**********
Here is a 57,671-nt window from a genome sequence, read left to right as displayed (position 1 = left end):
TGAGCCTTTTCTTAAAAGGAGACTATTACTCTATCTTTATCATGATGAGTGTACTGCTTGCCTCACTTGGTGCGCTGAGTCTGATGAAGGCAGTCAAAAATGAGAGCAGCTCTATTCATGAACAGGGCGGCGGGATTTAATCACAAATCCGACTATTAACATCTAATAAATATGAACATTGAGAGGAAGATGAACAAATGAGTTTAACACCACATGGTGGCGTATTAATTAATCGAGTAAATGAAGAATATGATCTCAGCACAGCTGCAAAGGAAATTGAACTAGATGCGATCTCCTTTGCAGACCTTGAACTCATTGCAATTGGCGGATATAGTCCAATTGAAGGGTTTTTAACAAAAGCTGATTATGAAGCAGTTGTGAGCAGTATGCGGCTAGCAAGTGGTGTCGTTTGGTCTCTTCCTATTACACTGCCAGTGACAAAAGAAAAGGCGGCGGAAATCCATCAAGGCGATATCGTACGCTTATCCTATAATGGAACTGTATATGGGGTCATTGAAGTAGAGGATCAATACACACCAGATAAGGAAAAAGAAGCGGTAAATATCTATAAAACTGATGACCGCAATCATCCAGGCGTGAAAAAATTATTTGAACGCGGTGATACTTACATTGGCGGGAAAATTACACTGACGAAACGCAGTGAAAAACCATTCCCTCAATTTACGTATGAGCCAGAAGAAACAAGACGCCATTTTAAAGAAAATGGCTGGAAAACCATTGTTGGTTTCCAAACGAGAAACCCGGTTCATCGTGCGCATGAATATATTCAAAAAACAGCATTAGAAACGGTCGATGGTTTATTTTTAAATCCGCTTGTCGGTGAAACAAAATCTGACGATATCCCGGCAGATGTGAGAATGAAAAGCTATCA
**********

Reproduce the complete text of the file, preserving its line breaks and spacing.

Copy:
Here is a 57,671-nt window from a genome sequence, read left to right as displayed (position 1 = left end):
TGAGCCTTTTCTTAAAAGGAGACTATTACTCTATCTTTATCATGATGAGTGTACTGCTTGCCTCACTTGGTGCGCTGAGTCTGATGAAGGCAGTCAAAAATGAGAGCAGCTCTATTCATGAACAGGGCGGCGGGATTTAATCACAAATCCGACTATTAACATCTAATAAATATGAACATTGAGAGGAAGATGAACAAATGAGTTTAACACCACATGGTGGCGTATTAATTAATCGAGTAAATGAAGAATATGATCTCAGCACAGCTGCAAAGGAAATTGAACTAGATGCGATCTCCTTTGCAGACCTTGAACTCATTGCAATTGGCGGATATAGTCCAATTGAAGGGTTTTTAACAAAAGCTGATTATGAAGCAGTTGTGAGCAGTATGCGGCTAGCAAGTGGTGTCGTTTGGTCTCTTCCTATTACACTGCCAGTGACAAAAGAAAAGGCGGCGGAAATCCATCAAGGCGATATCGTACGCTTATCCTATAATGGAACTGTATATGGGGTCATTGAAGTAGAGGATCAATACACACCAGATAAGGAAAAAGAAGCGGTAAATATCTATAAAACTGATGACCGCAATCATCCAGGCGTGAAAAAATTATTTGAACGCGGTGATACTTACATTGGCGGGAAAATTACACTGACGAAACGCAGTGAAAAACCATTCCCTCAATTTACGTATGAGCCAGAAGAAACAAGACGCCATTTTAAAGAAAATGGCTGGAAAACCATTGTTGGTTTCCAAACGAGAAACCCGGTTCATCGTGCGCATGAATATATTCAAAAAACAGCATTAGAAACGGTCGATGGTTTATTTTTAAATCCGCTTGTCGGTGAAACAAAATCTGACGATATCCCGGCAGATGTGAGAATGAAAAGCTATCA